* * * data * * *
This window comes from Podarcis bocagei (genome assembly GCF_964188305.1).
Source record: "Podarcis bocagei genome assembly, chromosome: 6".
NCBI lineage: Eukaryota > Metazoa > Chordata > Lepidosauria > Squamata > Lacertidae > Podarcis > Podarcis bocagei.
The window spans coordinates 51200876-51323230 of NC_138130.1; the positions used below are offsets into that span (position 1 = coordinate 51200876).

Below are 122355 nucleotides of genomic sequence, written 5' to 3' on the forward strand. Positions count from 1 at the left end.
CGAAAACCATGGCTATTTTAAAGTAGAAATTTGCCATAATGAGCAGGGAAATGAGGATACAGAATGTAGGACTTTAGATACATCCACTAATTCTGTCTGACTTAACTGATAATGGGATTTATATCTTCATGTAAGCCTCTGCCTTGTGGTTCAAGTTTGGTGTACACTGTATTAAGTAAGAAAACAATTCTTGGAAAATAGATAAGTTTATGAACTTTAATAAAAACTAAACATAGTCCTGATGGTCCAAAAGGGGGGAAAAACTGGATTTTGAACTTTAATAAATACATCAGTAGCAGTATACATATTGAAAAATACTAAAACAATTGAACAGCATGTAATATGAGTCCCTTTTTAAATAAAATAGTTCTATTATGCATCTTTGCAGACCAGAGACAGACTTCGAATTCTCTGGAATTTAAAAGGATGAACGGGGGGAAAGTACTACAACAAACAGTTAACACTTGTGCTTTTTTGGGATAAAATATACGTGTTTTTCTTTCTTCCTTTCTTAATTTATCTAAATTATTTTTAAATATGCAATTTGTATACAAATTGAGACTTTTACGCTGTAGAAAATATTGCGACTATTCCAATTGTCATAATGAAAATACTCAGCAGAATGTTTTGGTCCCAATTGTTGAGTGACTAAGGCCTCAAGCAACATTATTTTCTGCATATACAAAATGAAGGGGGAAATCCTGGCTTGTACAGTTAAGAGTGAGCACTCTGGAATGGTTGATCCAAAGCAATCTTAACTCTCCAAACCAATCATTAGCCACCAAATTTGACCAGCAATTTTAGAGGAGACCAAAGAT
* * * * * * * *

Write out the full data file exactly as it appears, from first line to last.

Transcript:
This window comes from Podarcis bocagei (genome assembly GCF_964188305.1).
Source record: "Podarcis bocagei genome assembly, chromosome: 6".
NCBI lineage: Eukaryota > Metazoa > Chordata > Lepidosauria > Squamata > Lacertidae > Podarcis > Podarcis bocagei.
The window spans coordinates 51200876-51323230 of NC_138130.1; the positions used below are offsets into that span (position 1 = coordinate 51200876).

Below are 122355 nucleotides of genomic sequence, written 5' to 3' on the forward strand. Positions count from 1 at the left end.
CGAAAACCATGGCTATTTTAAAGTAGAAATTTGCCATAATGAGCAGGGAAATGAGGATACAGAATGTAGGACTTTAGATACATCCACTAATTCTGTCTGACTTAACTGATAATGGGATTTATATCTTCATGTAAGCCTCTGCCTTGTGGTTCAAGTTTGGTGTACACTGTATTAAGTAAGAAAACAATTCTTGGAAAATAGATAAGTTTATGAACTTTAATAAAAACTAAACATAGTCCTGATGGTCCAAAAGGGGGGAAAAACTGGATTTTGAACTTTAATAAATACATCAGTAGCAGTATACATATTGAAAAATACTAAAACAATTGAACAGCATGTAATATGAGTCCCTTTTTAAATAAAATAGTTCTATTATGCATCTTTGCAGACCAGAGACAGACTTCGAATTCTCTGGAATTTAAAAGGATGAACGGGGGGAAAGTACTACAACAAACAGTTAACACTTGTGCTTTTTTGGGATAAAATATACGTGTTTTTCTTTCTTCCTTTCTTAATTTATCTAAATTATTTTTAAATATGCAATTTGTATACAAATTGAGACTTTTACGCTGTAGAAAATATTGCGACTATTCCAATTGTCATAATGAAAATACTCAGCAGAATGTTTTGGTCCCAATTGTTGAGTGACTAAGGCCTCAAGCAACATTATTTTCTGCATATACAAAATGAAGGGGGAAATCCTGGCTTGTACAGTTAAGAGTGAGCACTCTGGAATGGTTGATCCAAAGCAATCTTAACTCTCCAAACCAATCATTAGCCACCAAATTTGACCAGCAATTTTAGAGGAGACCAAAGAT